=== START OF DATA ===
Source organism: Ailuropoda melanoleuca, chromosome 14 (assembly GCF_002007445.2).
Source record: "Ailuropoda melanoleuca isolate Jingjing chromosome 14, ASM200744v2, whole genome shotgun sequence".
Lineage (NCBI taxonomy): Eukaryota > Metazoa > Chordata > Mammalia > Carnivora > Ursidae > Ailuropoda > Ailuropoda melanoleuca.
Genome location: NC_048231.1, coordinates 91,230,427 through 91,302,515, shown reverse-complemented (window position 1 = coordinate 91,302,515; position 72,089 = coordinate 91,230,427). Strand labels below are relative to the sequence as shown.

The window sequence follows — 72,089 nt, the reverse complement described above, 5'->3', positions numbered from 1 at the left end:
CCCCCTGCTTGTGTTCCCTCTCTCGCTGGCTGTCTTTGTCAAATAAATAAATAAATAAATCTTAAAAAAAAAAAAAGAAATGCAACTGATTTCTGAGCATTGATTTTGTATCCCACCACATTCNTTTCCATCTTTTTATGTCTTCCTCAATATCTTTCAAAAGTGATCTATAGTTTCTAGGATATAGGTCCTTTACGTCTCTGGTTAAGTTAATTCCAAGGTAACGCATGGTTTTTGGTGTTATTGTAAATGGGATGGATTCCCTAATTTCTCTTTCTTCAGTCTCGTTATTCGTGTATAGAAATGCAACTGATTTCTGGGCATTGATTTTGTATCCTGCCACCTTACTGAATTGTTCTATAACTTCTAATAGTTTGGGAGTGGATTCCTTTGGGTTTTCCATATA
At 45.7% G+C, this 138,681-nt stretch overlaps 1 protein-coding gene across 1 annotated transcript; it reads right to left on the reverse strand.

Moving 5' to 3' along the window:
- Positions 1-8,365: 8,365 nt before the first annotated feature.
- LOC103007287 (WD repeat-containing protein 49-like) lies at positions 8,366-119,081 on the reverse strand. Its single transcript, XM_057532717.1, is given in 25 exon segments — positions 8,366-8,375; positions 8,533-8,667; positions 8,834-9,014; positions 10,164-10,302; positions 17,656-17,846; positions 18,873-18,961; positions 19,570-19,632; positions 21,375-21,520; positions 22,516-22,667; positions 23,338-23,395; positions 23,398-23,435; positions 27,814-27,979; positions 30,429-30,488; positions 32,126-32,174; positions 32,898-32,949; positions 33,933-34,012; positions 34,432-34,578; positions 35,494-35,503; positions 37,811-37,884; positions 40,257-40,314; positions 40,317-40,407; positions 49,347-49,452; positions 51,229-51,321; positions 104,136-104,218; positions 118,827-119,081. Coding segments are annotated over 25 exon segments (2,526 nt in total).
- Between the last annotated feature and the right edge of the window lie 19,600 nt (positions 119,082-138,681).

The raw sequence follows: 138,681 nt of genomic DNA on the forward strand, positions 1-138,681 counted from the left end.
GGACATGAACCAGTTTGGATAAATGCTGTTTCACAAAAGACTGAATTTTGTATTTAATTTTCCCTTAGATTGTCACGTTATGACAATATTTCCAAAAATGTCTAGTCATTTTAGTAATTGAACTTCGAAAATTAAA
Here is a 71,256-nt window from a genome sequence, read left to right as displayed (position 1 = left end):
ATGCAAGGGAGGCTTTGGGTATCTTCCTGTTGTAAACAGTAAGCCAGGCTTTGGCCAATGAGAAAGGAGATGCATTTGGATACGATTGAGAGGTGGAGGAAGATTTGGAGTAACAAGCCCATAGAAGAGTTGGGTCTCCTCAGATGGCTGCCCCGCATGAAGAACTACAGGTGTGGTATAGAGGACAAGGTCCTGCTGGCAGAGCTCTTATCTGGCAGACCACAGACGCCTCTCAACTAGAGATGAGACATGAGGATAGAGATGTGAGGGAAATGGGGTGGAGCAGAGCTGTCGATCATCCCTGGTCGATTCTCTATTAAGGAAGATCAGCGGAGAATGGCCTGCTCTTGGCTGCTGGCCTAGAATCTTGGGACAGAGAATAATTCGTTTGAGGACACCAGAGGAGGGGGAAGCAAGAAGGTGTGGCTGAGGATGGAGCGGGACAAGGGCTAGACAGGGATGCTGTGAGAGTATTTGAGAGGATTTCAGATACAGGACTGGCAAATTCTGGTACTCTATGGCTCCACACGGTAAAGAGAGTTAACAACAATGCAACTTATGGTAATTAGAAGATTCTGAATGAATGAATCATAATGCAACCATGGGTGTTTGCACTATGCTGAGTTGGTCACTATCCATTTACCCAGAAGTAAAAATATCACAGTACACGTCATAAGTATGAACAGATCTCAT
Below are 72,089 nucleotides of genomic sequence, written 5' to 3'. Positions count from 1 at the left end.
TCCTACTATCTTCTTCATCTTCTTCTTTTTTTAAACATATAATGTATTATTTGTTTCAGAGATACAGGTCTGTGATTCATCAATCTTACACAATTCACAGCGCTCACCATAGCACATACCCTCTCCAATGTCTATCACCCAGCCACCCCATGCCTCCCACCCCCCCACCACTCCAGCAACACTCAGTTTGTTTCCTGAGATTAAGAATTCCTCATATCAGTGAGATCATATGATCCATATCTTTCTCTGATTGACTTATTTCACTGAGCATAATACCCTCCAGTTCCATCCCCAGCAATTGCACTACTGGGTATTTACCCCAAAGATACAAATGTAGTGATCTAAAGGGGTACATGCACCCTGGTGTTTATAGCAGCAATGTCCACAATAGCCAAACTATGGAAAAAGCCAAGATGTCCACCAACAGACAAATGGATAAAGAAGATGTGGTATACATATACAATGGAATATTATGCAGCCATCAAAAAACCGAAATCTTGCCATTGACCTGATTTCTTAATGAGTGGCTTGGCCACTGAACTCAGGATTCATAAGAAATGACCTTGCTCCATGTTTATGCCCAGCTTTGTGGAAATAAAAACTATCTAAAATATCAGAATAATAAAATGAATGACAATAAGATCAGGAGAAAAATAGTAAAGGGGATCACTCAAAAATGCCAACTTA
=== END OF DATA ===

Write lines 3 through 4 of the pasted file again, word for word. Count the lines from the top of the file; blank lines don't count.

Lineage (NCBI taxonomy): Eukaryota > Metazoa > Chordata > Mammalia > Carnivora > Ursidae > Ailuropoda > Ailuropoda melanoleuca.
Genome location: NC_048231.1, coordinates 91,230,427 through 91,302,515, shown reverse-complemented (window position 1 = coordinate 91,302,515; position 72,089 = coordinate 91,230,427). Strand labels below are relative to the sequence as shown.